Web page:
There are various things you can do when you first lose your job.
You can either:
- Buy a bottle whisky and then cry after consuming half of it in the time it takes to drink a double measure.
- Cry, then buy a bottle of whisky and consume the lot in 5 gulps before crying some more.
- Get to work on finding a new job.
If you decide to choose number 4, you’ll need to consider which area of employment will be most suited to your skills.
Have you ever considered becoming a professional tennis champion?
You’ll get to spend all day wearing headbands and drinking Robinson’s barley water instead of whisky. If shouting at umpires because of a disputed point sounds like it might be a whole load of fun, here’s what you’ll need to do to become the next Wimbledon tennis champion:
1. Get fit
You’ll notice that not many tennis champions have trouble getting around the court because they’re not in shape, so you should also be in tip-top condition if you want to reach the top. Make sure you do lots of cardio training and some weights as well but not too much. As much as having a pot belly won’t get you the Wimbledon title, being the size of a weightlifter will do you no favours either.
2. Practice as much as possible
As with everything in life, the more you practice your tennis, the better you’ll ultimately get. Tennis will need to become the most important thing in your life if you’re going to make it to the top, so bear that in mind the next time you get invited on a lad’s or lass’s weekend away with your mates. Some psychologists claim that it takes up to 5 years or 1,000 hours to become an expert in an athletic endeavour, so think of all the time you’ve spent in pubs and nightclubs in the past and then halve that amount – that’s what you’ll need to put in to become the best!
3. Do what the professionals do……
The best players do things that set them apart from the competition so you’ll need to find the areas of your game that need to be developed. There isn’t a single way to play tennis but if you can identify the different areas that need improving, your whole game should improve as a result. Remember that training is not just about hitting the ball but identifying weaknesses in your game, however, if hitting the ball is a continual problem – maybe tennis isn’t the sport for you!
4. Play with people that are better than you
……it’s the best way to develop. As fun as it is to humiliate opponents on the court by beating them all the time, you won’t improve this way. You need to continually test yourself against superior players so that you develop and whilst this might mean taking the odd shoeing from time to time, your game should improve as a result (please note: avoid playing against someone so good that the ball boy ends up with more points than you).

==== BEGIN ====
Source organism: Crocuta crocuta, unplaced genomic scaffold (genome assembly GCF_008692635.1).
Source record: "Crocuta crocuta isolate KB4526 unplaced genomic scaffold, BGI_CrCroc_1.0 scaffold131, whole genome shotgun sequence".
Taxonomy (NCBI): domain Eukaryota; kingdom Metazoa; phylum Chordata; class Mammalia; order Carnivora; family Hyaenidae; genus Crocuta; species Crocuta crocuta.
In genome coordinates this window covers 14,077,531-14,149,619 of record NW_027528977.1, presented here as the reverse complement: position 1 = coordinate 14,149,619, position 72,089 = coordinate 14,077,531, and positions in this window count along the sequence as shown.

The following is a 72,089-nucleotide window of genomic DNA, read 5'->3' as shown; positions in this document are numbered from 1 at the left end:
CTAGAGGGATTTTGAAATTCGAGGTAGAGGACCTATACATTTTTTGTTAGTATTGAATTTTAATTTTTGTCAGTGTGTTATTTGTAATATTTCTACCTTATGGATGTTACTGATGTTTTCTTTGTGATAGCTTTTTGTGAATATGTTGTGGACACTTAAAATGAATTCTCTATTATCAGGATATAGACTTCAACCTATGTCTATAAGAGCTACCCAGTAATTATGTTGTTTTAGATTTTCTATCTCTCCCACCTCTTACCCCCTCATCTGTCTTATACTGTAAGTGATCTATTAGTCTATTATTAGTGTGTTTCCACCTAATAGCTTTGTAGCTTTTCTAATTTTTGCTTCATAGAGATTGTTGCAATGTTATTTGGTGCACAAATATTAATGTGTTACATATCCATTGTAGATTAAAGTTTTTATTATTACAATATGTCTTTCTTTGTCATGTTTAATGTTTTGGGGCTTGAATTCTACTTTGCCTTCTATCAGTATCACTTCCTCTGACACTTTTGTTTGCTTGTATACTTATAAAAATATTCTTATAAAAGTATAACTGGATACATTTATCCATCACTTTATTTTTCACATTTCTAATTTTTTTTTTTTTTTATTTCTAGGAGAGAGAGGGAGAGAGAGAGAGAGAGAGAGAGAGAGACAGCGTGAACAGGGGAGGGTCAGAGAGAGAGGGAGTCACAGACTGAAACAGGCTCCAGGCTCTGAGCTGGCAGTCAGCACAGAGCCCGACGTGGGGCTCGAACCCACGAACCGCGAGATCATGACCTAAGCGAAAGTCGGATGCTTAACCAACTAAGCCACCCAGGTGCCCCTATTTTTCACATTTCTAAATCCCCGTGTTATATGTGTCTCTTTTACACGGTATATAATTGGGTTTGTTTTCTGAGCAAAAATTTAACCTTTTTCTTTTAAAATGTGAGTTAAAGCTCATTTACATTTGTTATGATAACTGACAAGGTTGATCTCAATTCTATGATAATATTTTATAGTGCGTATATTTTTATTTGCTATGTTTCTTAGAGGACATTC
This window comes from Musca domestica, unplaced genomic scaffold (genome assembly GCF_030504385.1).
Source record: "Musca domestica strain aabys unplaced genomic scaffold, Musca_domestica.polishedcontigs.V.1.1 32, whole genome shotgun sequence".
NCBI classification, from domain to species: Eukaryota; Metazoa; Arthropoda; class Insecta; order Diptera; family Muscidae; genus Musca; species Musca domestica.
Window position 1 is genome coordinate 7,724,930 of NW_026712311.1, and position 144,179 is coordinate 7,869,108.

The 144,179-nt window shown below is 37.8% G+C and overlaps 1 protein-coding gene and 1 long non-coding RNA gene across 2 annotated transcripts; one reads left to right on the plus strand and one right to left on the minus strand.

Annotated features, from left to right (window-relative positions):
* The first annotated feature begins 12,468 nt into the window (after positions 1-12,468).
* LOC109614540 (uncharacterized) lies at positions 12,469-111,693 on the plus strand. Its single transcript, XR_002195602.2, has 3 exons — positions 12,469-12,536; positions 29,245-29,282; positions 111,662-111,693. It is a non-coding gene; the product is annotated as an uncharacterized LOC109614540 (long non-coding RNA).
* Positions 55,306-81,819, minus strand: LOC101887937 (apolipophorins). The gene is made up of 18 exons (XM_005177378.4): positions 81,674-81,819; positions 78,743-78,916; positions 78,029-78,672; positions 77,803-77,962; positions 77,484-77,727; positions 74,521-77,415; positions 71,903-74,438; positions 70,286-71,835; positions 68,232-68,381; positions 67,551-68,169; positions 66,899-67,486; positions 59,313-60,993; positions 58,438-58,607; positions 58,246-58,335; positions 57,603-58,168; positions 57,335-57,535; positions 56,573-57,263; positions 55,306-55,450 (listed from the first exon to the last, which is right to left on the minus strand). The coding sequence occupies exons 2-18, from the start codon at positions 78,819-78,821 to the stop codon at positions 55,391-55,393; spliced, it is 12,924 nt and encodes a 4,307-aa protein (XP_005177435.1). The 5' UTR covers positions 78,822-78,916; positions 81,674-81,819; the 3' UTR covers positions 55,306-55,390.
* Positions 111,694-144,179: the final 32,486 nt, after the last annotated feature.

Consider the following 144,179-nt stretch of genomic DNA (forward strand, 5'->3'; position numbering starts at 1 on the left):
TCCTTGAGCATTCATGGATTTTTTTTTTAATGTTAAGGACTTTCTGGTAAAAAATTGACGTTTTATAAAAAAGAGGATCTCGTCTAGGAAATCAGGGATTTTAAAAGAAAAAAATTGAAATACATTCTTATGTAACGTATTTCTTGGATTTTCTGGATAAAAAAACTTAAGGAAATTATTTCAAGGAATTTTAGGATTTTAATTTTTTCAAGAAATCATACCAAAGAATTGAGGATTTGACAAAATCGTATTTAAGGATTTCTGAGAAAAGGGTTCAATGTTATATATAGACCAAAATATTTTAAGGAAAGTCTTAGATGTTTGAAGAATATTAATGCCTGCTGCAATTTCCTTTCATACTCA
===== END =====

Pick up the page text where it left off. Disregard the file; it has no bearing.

5. Get yourself an experienced coach
No matter how hard you push yourself, at some point you’ll need outside help to take you to the next level. A good coach should strive to push you past your current level of excellence, so it will involve a huge effort on your part. Listen to what he or she has to say and don’t throw a wobbly every time you are criticised – there’s plenty of time for that when you’re playing at Wimbledon!
6. Reach out to a mentor
As you progress, you’ll need to find a mentor that has played tennis professionally to help provide moral and critical support as you develop in the game. Try to reach out to professional athletes that you meet at tournaments and see if they would be prepared to assist you by means of mentoring. Be mindful that you’ll need to develop these relationships slowly, as nobody wants to be harassed by a young upstart that wants a mentor but won’t even let you take a post-game shower in peace!
7. Be prepared to make sacrifices
Love life, social life, family life? All will need to take a back seat because you’ll be required to commit your all once you hit the road and start competing in tournaments – one theory as to why tennis players are so bloody miserable perhaps?
8. Get an understanding of the costs involved
Playing on the professional tennis circuit can cost you in excess of £100,000 a year once you include all the travel and hotel mini bar charges you’ll incur. Add to this the fact that you’ll need to pay for a coach early on in your career and you won’t actually earn much from competing itself – tennis is not for the shallow of pocket. Fear not however, because there are various support structures in place to support promising players on their voyage to the top like national lottery grants.
9. Win Wimbledon
If Andy Murray can do it – so can you!